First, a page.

it’s the most germ filled time of the year! Well, that may not be entirely

accurate, but it flows nicely to the tune of “It’s the Most Wonderful

Time of the Year”; and germs are plentiful this time of year, so we took

a little poetic license. The point is that winter is here. A time spent

huddled together indoors spreading good cheer and germs of all sorts.

 

Being the good parents we are, we tell our children to cover their

coughs and sneezes. We teach them to aim for their inner elbow, but

we know many coughs and sneezes go into their hands …. or directly

into the air. And let’s face it, tissues aren’t always handy and those

noses need to be wiped somehow.

 

Now that you have those images in your mind, let’s talk about hand

washing. We tell our kids to wash their hands constantly and that is in

fact great advice. But what are our kids using to wash their hands?

 

It’s become common for most places to provide antibacterial soap.

Sounds great doesn’t it? A little rub-a-dub-dub with that magic formula

and all the bacteria gets washed away! Wait a minute. Not so fast!

Science doesn’t exactly back that up.

 

The active ingredient often found in antibacterial soaps and hand

sanitizers is called Triclosan. It was first used in 1972 by surgeons.

That same year, Congress instructed the Food and Drug Administration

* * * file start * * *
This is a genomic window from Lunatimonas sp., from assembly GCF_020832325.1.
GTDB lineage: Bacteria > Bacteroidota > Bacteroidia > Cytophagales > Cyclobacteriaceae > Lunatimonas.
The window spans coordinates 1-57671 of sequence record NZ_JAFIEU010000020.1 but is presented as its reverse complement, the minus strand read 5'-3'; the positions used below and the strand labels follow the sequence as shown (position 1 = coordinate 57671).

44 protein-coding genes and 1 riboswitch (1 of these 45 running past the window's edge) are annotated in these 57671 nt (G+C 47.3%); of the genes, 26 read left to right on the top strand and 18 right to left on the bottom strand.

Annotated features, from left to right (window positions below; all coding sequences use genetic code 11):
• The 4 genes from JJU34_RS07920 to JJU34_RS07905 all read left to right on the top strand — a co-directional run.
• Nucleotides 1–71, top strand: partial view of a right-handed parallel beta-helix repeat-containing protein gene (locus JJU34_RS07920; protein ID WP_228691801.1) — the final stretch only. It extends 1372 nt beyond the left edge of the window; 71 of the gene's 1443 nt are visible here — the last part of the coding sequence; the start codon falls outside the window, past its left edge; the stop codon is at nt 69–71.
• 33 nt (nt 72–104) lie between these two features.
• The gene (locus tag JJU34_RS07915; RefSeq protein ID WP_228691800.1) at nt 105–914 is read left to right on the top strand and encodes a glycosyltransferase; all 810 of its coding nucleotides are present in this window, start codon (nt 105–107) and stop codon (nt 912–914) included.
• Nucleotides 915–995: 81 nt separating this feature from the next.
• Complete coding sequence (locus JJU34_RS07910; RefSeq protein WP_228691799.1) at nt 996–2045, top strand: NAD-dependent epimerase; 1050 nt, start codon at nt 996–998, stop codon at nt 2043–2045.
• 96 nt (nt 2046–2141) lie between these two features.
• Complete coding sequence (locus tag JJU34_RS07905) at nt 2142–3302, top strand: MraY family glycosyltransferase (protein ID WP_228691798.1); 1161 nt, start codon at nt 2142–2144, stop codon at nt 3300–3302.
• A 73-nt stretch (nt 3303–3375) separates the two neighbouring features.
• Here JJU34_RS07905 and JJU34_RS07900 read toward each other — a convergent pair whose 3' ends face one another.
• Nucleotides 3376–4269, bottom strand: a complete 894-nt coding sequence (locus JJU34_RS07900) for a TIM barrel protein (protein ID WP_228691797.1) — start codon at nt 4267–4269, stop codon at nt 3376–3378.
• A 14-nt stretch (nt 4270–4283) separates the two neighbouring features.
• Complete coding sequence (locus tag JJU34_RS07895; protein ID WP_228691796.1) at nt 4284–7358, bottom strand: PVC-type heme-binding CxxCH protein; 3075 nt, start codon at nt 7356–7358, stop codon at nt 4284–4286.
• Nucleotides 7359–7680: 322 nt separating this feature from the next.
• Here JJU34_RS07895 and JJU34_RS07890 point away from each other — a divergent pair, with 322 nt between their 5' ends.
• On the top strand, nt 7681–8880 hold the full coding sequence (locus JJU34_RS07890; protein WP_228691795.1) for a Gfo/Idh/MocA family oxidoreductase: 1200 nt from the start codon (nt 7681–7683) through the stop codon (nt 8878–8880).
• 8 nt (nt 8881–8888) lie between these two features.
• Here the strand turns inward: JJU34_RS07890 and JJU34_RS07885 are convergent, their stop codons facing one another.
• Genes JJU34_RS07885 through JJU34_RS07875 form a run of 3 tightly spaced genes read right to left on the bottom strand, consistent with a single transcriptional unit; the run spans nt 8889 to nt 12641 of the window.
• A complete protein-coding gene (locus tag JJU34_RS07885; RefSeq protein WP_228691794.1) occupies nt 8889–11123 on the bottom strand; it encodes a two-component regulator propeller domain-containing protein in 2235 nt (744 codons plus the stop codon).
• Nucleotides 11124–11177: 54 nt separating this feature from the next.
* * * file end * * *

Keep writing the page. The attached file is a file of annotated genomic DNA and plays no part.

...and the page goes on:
(FDA) to establish guidelines for the use of antibacterials in soaps. As

of 2017, this quote is found on the FDA website: “FDA is undertaking a

review of active ingredients used in a variety of over-the-counter (OTC)

antiseptic rubs and wash products.”

 

In 1978 the FDA said Triclosan was “not generally recognized as safe

and effective.” Also, a 2011 study by E. M. Clayton found that children

who had greater amounts of Triclosan in their system were more likely

to suffer from asthma and allergies. This might be in response to

antibacterials killing both harmful and beneficial bacteria. The children’

s immune systems actually became weaker.

 

What’s a parent to do? Teach your children to wash their hands with

plain soap and water. It has been found to be just as effective as

antibacterials in killing harmful bacteria.

 

Helpful Tip:

 

If your child is asked to bring hand sanitizer to school, here is a recipe

to make a Triclosan-free version. Blend 3 drops of liquid grapefruit

seed extract (GSE) with each ounce of aloe vera gel. Place it in a

plastic dispenser.